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World’s Fair gave rise to boro’s Flushing Meadows

On Oct. 17, 1965, the 1964-65 World's Fair closed. It was visited by more than 51 million people, with the final two days the busiest ever as many people stood in line for hours to say goodbye to their favorite attractions.

General Motors' "Futurama" exhibition was the most popular, playing host to an estimated 29 million people over the two-year period and beating its own record of 24.2 million visitors during the 1939-40 World's Fair.

More than 23 million people visited the New York State Pavilion and its 226-foot observation tower, which Queens groups were campaigning to have retained for the post-Fair park. It was outstripped only by General Motors and the Vatican Pavilion. Ford's "Magic Skyway" attracted 15 million adventurous souls and fair-goers quenched their thirst with 7 million cups of 7UP.

Fair President Robert Moses was quoted as saying that the closing was really a commencement. "I have seen Flushing Meadow rise from ash dump to glory," he said, "and after this second fair we shall inaugurate what I am sure will eventually be the city's finest park."

Moses noted that many were saddened by the fair's closing, but added that, "We have fostered enduring friendships and memories which will persist and draw the people of a troubled world closer together."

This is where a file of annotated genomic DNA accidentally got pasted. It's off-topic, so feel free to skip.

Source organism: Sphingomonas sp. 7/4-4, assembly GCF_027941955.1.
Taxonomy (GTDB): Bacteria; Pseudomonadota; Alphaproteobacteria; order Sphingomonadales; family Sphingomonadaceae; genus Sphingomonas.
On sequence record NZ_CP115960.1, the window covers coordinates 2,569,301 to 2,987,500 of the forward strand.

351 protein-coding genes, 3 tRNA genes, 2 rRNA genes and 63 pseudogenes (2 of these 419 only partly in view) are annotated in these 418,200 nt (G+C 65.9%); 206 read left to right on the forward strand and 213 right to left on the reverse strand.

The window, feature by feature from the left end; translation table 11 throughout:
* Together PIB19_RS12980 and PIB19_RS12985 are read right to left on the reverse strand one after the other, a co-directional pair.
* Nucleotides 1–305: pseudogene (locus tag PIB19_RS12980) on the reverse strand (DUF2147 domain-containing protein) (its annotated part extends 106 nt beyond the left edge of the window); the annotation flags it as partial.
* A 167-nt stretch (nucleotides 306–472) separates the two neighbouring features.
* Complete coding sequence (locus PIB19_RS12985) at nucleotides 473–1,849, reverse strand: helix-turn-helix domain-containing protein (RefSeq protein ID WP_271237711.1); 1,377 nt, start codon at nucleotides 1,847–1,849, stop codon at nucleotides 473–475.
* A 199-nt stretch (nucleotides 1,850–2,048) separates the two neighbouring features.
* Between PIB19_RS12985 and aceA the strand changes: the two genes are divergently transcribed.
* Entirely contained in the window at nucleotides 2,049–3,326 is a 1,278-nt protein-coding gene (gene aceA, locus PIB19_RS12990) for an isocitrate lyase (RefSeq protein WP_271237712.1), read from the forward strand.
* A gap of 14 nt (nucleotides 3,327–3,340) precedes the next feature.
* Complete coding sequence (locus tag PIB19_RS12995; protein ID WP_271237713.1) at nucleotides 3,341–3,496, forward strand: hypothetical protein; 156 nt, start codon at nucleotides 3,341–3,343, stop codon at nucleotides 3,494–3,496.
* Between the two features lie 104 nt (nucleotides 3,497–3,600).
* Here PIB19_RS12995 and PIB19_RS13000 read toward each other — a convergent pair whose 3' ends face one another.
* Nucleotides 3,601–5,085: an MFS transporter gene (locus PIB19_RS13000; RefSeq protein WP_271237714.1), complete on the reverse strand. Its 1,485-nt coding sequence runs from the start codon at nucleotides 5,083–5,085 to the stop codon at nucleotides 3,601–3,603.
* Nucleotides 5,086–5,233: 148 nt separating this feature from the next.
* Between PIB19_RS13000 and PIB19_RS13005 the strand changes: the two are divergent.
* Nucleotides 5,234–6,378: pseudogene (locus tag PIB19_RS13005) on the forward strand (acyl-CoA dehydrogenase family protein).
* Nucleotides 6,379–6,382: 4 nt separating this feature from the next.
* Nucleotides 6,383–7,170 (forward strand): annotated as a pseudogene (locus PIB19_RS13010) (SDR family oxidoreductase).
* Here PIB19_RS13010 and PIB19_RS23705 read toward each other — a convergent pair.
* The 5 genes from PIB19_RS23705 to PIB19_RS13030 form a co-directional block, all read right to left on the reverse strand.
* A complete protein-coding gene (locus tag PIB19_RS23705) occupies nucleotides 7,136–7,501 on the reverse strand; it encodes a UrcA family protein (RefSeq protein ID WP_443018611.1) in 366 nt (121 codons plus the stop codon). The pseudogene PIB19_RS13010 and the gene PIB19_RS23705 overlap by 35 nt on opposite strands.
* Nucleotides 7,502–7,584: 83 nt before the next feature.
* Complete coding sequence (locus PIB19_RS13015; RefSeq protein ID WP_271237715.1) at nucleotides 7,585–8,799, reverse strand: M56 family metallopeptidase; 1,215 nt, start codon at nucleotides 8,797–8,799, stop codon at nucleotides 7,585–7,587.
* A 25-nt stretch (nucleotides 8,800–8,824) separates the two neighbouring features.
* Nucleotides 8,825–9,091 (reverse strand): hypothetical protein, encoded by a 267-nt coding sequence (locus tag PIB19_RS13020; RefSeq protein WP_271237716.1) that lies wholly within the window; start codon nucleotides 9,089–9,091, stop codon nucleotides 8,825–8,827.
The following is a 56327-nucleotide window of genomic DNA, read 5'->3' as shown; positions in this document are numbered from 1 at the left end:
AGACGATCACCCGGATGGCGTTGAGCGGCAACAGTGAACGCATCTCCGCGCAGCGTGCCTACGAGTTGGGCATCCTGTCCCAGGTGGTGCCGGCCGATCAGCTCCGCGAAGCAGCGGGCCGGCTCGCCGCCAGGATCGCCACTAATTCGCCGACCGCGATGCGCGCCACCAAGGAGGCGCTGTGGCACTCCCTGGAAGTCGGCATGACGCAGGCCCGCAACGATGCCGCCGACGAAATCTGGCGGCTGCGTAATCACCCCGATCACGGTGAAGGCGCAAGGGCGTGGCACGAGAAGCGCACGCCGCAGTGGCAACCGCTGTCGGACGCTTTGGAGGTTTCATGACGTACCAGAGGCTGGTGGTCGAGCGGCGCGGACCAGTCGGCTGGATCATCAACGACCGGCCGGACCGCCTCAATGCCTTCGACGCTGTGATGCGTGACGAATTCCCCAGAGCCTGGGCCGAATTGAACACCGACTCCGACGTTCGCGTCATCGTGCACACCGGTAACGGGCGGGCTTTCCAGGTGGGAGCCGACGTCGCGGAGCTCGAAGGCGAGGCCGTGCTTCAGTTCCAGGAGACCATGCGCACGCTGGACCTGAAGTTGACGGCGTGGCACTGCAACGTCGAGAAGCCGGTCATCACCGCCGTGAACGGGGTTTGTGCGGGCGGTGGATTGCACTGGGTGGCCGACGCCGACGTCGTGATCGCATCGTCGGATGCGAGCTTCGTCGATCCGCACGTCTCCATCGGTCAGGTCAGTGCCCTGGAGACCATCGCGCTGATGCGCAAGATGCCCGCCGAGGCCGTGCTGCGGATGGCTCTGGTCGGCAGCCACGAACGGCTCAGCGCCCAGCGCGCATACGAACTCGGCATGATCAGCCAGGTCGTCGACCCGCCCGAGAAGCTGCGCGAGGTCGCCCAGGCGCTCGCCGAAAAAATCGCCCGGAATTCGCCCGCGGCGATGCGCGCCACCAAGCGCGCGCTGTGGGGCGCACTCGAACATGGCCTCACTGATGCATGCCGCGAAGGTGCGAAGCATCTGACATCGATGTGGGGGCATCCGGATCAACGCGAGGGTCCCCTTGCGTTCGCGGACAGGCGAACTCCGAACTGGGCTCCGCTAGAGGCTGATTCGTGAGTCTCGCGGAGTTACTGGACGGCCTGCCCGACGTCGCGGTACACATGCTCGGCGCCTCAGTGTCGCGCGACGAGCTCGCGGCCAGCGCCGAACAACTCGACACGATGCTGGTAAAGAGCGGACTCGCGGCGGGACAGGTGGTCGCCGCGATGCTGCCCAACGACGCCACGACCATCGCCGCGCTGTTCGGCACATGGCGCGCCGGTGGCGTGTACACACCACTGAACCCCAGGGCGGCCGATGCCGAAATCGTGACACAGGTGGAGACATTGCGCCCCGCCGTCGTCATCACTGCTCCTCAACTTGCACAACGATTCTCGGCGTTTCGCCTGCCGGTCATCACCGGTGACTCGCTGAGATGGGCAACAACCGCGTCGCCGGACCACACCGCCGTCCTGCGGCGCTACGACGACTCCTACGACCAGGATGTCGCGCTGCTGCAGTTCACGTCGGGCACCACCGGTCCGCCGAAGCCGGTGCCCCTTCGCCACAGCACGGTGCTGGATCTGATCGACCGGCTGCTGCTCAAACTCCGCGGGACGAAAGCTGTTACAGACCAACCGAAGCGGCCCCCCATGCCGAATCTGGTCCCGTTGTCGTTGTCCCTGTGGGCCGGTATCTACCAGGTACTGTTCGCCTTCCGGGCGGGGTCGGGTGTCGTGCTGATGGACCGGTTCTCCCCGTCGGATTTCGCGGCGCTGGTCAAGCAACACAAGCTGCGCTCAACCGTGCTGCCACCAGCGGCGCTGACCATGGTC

It all came to an end late Oct. 17. Couples embraced as "Auld Lang Syne" was played through the loudspeakers just before midnight. In the press building through which stories of the world's greatest fair had passed, "the teletypes fell silent, the rows of new push-button phones were mute." People began to drift out the gates for the last time.

"I wish it could have gone on forever," Tina Stone of Sunnyside sighed as the carousel in the Belgian Village slowed to a stop. But, in the words of the Star Journal's headline, "All the Tomorrows were Spent." The flags of many nations were lowered and the Tower of Light went dark.

On the morning of Oct. 18, the Unisphere stood alone and deserted as the garbage collectors moved in and the demolition crews readied their wrecking balls. Children were no doubt saddened to learn that Sinclair Oil's Dinoland would be the first pavilion to be razed. But they got some good news Oct. 21, when it was announced that a zoo would be built as part of the new park.

The owners of the Willets Point auto junkyards near the World's Fair grounds were less enthusiastic about the city's attempt to condemn their 67 acres of land for an extension of the planned Flushing Meadows Corona Park. The owners' attorney, Mario Cuomo of Holliswood, said his clients would raise objections when the proposal came before city planners. At least they could tell their children that they had been once represented by the future governor of New York.

For further information, call the Greater Astoria Historical Society at 718-278-0700 or visit www.astorialic.org.

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